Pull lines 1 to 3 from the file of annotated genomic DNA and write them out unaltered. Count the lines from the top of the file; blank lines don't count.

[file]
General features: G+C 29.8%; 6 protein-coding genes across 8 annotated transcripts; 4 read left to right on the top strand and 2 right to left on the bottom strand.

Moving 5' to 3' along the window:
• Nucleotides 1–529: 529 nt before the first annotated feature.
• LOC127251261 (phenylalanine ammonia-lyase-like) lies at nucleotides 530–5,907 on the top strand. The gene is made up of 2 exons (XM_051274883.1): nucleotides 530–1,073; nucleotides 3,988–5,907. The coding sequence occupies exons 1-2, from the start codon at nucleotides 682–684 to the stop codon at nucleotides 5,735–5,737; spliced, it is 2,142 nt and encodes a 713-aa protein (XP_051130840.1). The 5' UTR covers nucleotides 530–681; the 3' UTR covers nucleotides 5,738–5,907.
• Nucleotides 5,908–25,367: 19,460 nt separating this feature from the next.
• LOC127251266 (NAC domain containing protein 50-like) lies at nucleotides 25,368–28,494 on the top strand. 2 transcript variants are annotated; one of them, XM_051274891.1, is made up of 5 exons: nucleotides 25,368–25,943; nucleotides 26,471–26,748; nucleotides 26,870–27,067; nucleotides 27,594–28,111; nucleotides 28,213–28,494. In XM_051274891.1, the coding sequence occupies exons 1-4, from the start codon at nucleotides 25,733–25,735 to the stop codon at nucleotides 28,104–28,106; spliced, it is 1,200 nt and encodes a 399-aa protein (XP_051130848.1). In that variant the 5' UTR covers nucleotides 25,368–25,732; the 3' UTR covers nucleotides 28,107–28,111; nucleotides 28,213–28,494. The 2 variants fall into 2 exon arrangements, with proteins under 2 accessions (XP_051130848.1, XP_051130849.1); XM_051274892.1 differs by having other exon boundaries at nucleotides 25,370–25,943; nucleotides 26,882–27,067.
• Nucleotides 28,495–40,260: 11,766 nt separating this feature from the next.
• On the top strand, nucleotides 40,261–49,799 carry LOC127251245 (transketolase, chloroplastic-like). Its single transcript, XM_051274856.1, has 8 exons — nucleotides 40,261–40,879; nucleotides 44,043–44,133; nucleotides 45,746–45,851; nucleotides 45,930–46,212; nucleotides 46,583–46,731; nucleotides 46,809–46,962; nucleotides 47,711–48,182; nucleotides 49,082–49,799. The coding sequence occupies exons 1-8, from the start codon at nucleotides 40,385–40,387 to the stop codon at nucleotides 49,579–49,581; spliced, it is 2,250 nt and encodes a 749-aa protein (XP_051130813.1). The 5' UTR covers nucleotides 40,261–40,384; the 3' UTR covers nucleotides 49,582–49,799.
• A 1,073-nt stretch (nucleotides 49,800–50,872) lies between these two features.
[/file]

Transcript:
General features: G+C 29.8%; 6 protein-coding genes across 8 annotated transcripts; 4 read left to right on the top strand and 2 right to left on the bottom strand.

Moving 5' to 3' along the window:
• Nucleotides 1–529: 529 nt before the first annotated feature.